Paula and Simon Rengger own and run Shakey Tables, my favourite restaurant in the Hunter Valley. She’s a terrific cook and Simon really knows his wines and is a talented winemaker. They’re seasoned travellers and here’s Paula’s report from a trip to Peru.
Culinary Report from Peru
By Paula Rengger
Lima is a diverse city with amazingly grand colonial Spanish architecture, high security residential compounds and favellas (shanty towns). We chose to stay in Mireflores, which is a safe suburb in Lima supporting a great café society, fabulous patisseries and a splendid cliff suspended mall called ‘larcomar”, which is also home to some of Limas trendiest eateries.
Puno at the edge of Lake Titicaca has trendy bars, but only a few good eateries. The best place in town is the IncAbar (Lima 348), which serves up some good local nosh such as “alpaca with a whisky cream”. Crevice is a typical Peruvian dish but in Puno the locals like to use the small kingfish, which they catch from the lake and serve it with a very acidic marinade, balancing the acidity with boiled yucca (like sweet potato).
On Taquile Island, located about 2 hours by boat from Puno, you can have some super fresh kingfish in a spicy corn/maize based soup in the many restaurants located around the village square at the top of this idyllic island. Beware of the local “restaurant police’. Traditionally dressed men, who decide who goes to which restaurant, and then they try to get extra money out of you after the meal!
Cuzco is a very beautiful Spanish colonial city where you can base yourself while visiting the many Inca sites of the Sacred Valley & Macchu Picchu.
Eating & drinking in Cuzco is a delight, with many traditional Andean restaurants, funky bars with modern Andean appetisers and a couple of top end nosheries.
Tunupa Restaurant – (Plaza de Armas, upstairs) has a fantastic view of the square and cathedrals. We started with an alpaca carpaccio and a thinly sliced cheese (akin to buffalo mozzarella) dressed with lemon, capers and olive oil. Alpaca meat is dense in texture but quite pale in colour, and tastes mildly gamey. We also ate guinea pig in a creole marinade with scrambled potatoes – dark meat tasting like mutton, the texture and appearance of chicken. Scrambled potatoes? More like undercooked roasties in a tomato sauce! We also tried the duck breast with lemon, honey and figs with gratin potato Norman style. This breast could have been from a Dodo, t was huge, easily four times the size of anything that has been through my kitchen, the meat was really dark, gamey & tender.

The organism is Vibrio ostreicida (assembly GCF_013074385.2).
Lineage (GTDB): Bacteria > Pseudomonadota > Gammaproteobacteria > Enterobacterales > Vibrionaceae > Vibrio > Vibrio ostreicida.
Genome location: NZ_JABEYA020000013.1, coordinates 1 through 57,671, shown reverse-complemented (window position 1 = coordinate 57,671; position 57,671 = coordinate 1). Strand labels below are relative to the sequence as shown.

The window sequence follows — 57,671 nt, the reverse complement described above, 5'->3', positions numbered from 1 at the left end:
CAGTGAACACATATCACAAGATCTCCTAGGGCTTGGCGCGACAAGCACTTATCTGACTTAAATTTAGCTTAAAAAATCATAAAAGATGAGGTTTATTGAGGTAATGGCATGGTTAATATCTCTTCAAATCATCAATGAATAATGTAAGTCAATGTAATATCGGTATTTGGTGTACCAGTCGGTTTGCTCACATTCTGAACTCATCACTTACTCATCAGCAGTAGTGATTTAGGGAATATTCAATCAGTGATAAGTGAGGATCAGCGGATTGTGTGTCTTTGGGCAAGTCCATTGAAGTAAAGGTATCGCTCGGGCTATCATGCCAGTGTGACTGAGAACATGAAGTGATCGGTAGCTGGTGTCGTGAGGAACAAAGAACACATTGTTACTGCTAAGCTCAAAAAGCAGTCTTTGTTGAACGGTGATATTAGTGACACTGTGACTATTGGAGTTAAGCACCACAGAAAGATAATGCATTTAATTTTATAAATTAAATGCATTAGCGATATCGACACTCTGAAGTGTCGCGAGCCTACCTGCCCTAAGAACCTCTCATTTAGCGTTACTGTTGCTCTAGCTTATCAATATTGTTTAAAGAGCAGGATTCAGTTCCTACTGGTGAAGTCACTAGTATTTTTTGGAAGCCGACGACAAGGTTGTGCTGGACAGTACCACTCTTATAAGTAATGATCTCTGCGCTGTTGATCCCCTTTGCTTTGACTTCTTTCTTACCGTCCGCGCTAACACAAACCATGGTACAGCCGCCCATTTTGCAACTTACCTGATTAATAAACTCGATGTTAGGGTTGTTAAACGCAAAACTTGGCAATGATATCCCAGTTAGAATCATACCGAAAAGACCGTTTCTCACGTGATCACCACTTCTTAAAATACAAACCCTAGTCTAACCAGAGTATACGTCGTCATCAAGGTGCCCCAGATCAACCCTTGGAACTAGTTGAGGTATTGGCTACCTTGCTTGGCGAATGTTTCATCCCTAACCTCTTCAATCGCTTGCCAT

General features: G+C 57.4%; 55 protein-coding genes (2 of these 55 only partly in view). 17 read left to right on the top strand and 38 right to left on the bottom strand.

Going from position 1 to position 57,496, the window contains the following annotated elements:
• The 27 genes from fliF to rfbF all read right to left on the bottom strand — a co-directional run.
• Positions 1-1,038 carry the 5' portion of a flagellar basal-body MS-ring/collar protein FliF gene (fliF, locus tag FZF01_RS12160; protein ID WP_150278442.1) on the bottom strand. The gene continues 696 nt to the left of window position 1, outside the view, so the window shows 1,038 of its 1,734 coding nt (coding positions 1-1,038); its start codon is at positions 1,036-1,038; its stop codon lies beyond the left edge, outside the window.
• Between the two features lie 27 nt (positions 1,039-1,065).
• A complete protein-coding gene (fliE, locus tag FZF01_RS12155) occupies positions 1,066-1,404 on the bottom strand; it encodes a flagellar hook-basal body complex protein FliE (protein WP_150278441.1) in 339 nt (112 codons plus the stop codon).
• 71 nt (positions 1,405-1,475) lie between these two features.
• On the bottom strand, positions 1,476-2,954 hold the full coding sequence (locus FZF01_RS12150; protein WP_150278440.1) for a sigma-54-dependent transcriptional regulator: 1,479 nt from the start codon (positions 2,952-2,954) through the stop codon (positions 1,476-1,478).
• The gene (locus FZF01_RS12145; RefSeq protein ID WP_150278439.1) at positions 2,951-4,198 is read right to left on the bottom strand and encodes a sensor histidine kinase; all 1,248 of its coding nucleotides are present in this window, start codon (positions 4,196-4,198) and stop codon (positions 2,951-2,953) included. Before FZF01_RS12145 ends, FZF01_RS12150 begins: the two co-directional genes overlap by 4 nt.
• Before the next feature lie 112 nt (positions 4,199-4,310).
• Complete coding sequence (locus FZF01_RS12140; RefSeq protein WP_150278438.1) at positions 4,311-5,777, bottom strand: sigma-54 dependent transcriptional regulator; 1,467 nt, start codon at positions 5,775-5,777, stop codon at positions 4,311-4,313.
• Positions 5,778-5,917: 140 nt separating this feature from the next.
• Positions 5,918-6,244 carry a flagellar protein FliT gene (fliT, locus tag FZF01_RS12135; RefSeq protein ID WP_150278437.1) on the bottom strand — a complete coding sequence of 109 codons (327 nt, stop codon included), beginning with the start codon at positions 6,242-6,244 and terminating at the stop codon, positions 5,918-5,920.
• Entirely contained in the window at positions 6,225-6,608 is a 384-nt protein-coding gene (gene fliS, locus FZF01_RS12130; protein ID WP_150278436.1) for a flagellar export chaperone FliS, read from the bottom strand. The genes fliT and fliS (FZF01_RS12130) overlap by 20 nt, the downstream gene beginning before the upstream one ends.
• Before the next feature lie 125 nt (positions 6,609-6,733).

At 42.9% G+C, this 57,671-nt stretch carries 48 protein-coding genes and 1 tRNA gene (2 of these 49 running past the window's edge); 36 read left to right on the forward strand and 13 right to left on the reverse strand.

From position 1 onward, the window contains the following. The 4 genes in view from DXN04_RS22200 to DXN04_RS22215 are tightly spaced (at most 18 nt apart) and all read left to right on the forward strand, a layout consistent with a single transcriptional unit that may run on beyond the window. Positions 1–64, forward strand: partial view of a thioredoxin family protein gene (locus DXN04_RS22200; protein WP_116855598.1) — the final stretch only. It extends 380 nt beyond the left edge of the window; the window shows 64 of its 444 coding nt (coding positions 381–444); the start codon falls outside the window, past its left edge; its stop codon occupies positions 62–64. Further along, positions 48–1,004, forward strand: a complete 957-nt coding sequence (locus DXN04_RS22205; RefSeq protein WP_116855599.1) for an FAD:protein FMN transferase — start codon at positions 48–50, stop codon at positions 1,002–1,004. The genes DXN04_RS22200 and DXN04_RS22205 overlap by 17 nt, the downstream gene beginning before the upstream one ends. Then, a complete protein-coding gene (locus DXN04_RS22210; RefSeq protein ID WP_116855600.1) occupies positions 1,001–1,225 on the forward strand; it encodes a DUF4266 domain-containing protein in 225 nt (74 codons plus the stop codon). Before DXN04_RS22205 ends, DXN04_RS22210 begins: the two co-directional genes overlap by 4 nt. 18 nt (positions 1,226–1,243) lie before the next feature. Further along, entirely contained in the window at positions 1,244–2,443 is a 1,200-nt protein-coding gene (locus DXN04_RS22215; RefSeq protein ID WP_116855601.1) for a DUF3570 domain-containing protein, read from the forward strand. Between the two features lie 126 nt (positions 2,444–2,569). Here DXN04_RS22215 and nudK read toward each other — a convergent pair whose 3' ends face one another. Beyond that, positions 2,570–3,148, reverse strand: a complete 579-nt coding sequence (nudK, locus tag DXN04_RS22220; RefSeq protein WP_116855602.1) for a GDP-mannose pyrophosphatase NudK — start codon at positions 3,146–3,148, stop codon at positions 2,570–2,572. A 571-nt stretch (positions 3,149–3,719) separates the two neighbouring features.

Monasterio De Cuzco – (Plazoleta Santo Domingo 259). This hotel is a converted 18th Century Monastery, complete with haunting choir music filtering through the air vents, hundreds of genuine Spanish/baroque inspired quirky Inca paintings and a world class restaurant. Amuse bouche was a sweet potato puree, oriental sesame dressing with a Parmesan crisp. Our entrees were a breaded crayfish with herb and citrus dressing, red onion and potato jelly and a traditional sole ceviche with poached sweet potato.
Mains included seared alpaca, local cheese croquettes, port wine butter emulsion, and a duck breast with sweet potato ravioli, candied carrots and Andean mint infused jus. I really enjoyed the clean & refreshing taste of the poached baby pears in their syrup with a tarragon sorbet as the dessert. All washed down with a 2003 bottle of Canepa Argentinean Chardonnay / Viogner.
If you think your Amex is looking a tad loose and flabby well this is a good place to give it a good work out!
There are several groovy bars in town, but Los Perros and Bar Mandela are by far the coolest venues. Los Perros (Tecsecocha 436) for its creative and tasty appetisers in a “Ministry of Sound Inca remix” ambience and Bar Mandela (just off Plaza San Blas) for some politically correct cool vistas from its roof top sofas.
The eerie mountain clad town of Aguas Calientes is where you stay if want to do the Inca Trail or a 2 day stint visiting Macchu Picchu. The restaurants generally cater for the backpacker market, but interesting “fast food” can be found in the local market and the town has great natural hot springs, perfect after a day’s hiking.
Ica is 3 hours south of Lima, the “bodega” (winery) region of Peru. Pisco is the white brandy spirit used in making the national drink “Pisco Sour”, similar to a margarita in taste, but is made with frothy egg white, lemon and a dash of angostura bitters. At Ica we visited two bodegas. The first one was “Ocucaje” a very old and established bodega that also has lovely accommodation in this desert oasis location and is a great place to set up your base to see the ancient Nazca Lines, and experience the regions wine/pisco. The other bodega is one of Peru’s major Pisco distillers “D’oro”. The guard at the gate, the one with the AK47 machinegun, took our passports for safe keeping while he escorted us around the bodega. We tasted 3 different piscos and all were quite unique in flavour… the Italia version was quite floral with hints of rose, a bit like a 45% a/vol Gewürztraminer!
Everyday eating in Peru is a diet based on starch. It is not uncommon to receive mashed potatoes, chips or rice and boiled yucca on the same plate, but this is a third world country where you can experience every extreme weather condition within the very same day... so its probably not such a bad thing.
Paula is happy to help out with further travel advice.
You can contact her on: firstname.lastname@example.org
Next time you’re in the Hunter eat at:
02 4938 1744